Michigan Enhances Great Lakes Beach Safety with Double Red Flag Warning System


Visitors at state-designated swim beaches along the Great Lakes in Michigan state parks should be aware of double red flag warnings, which mean do not enter the water. Photo courtesy MDNR.

Summer is upon us, and many of us will be visiting the Great Lakes of our state.

To prioritize safety at Michigan state parks, the Michigan Department of Natural Resources (DNR) has announced that the double red warning flags are now fully operational on state-designated swim beaches across the Great Lakes. The new flag warning system is intended to raise awareness of changing conditions at Great Lakes beaches and potentially save lives.

This is an evolution of the Great Lakes flag warning system that began last year, a move instigated by escalating concerns over accidents and drownings on the Great Lakes. "We actively reevaluate our safety measures and public education efforts, especially when it comes to Great Lakes safety," said Ron Olson, DNR Parks and Recreation chief.

He added that there's a common misconception about the dangers associated with the Great Lakes. Even the most seasoned swimmers can quickly find themselves in life-threatening situations and be swept away. Citing the 1,170 drownings since 2010, with 108 in 2022 alone, according to the Great Lakes Surf Rescue Project, Olson stressed the necessity of this initiative.

Visitors will be prohibited from entering the water when double red flags are hoisted. Other closures and restrictions will be communicated through park signage or direct communication from DNR parks or law enforcement staff. The updated flag warning system is designed to provide real-time updates about current water conditions and environmental warnings.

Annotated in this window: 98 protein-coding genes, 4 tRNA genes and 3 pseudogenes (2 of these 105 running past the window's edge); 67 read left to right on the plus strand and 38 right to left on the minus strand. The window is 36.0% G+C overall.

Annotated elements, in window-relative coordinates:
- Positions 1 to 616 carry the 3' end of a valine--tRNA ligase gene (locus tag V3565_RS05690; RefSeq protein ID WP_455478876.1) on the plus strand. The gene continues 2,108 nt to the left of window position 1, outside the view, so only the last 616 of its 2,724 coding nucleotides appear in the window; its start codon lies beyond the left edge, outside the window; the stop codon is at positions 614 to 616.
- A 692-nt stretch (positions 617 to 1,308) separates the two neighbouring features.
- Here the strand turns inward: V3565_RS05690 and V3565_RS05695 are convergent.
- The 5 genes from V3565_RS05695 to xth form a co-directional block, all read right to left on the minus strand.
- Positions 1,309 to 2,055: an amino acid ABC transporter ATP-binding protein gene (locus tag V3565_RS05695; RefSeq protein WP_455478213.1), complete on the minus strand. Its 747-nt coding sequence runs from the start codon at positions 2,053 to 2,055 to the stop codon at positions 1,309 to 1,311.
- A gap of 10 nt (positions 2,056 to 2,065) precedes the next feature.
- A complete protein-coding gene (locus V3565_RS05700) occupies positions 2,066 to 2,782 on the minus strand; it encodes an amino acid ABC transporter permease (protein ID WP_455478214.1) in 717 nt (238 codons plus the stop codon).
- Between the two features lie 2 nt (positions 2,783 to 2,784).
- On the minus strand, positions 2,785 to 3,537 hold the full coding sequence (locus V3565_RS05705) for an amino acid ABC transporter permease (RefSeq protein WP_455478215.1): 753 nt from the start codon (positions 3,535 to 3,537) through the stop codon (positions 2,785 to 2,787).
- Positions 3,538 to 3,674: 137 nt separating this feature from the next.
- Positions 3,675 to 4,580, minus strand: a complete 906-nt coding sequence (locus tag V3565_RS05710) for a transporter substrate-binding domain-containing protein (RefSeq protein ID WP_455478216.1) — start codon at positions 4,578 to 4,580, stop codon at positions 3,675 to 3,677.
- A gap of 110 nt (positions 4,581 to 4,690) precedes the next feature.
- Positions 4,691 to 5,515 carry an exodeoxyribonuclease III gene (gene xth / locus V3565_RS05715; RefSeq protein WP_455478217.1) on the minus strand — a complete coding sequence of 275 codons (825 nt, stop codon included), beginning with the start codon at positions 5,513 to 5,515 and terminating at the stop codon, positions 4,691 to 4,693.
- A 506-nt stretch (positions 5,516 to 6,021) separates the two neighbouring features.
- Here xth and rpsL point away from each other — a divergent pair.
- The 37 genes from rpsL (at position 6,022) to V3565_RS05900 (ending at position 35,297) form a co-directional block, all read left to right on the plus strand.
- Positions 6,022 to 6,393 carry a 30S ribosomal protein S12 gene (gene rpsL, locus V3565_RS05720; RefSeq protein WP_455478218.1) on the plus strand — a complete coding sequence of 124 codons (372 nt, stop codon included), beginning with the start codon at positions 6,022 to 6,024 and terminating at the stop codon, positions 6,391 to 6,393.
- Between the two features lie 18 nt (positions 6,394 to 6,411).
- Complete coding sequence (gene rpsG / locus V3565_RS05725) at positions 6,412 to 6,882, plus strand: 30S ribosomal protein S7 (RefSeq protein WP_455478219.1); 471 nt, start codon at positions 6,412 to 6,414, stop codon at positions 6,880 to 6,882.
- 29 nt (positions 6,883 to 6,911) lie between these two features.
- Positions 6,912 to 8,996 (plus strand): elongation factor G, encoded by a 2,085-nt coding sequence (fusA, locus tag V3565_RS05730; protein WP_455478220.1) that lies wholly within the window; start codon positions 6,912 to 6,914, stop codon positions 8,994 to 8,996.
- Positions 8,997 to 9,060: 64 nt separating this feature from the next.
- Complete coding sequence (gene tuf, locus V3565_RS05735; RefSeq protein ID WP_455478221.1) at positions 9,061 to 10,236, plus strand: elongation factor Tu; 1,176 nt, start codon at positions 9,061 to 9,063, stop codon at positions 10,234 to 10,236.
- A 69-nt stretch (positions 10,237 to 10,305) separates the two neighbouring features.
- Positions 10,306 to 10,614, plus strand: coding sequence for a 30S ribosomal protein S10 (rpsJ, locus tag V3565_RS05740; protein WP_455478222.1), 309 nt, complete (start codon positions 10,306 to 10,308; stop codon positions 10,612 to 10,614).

DNR Land Use Order 5.1.6 makes it unlawful to enter the water from a state-designated swim beach when human health and safety are at risk. This could be due to severe weather events, hazardous waves, dangerous water conditions, active rescue or recovery efforts, and environmental hazards.

Pat Whalen, the district supervisor for the DNR Parks and Recreation Division, has implored all visitors to the Great Lakes beaches to familiarize themselves with the meaning of the flags and adhere to the guidance at all times. "We began introducing double red flags at some state-designated swim beaches in 2022,” he said. "This year, all equipment is in place, and the new flag warning system has been rolled out to all state-designated swim beaches along the Great Lakes in nearly 30 state parks."

The new flag warning system is outlined as follows (Think of the traffic light system):

  • Double red flag: Water access is closed due to dangerous conditions.
  • Red flag: High hazard due to high surf and/or strong currents. Advised to stay on the beach.
  • Yellow flag: Medium hazard. Be cautious of moderate surf, currents, and high waves.
  • Green flag: Low hazard. It's safe to enter the water but exercise caution.

These state-designated swim beaches are marked with swim buoys, lifesaving flotation devices, and equipment and have a water depth of less than 5 feet at the time of buoy installation. It's worth noting that the double red flag restriction does not apply to those engaged in board sports like surfing, kite surfing, and skimboarding, provided they use appropriate safety gear.

Keep these other cautions in mind when enjoying time in and around the Great Lakes:

  • State parks have no beach guards, so never swim alone, always keep close watch of children and bring U.S. Coast-Guard-approved life jackets, especially for new and inexperienced swimmers.
  • Water currents near piers, break walls, and the outlets of rivers can be extremely hazardous.
  • Visitors in areas without designated swim beaches should use extreme caution because they will not benefit from the beach flag warning system or the visual cautions of buoys that mark water depth and obstacles.
  • Before leaving home for any beach outing, check local weather reports and lake conditions and learn about the types of Great Lakes currents and how to escape them.

Visit Michigan.gov/BeachSafety for tips and information on safely visiting the Great Lakes, including state-designated swim beach locations, the beach flag warning system, Great Lakes currents (and how to escape them), and more.

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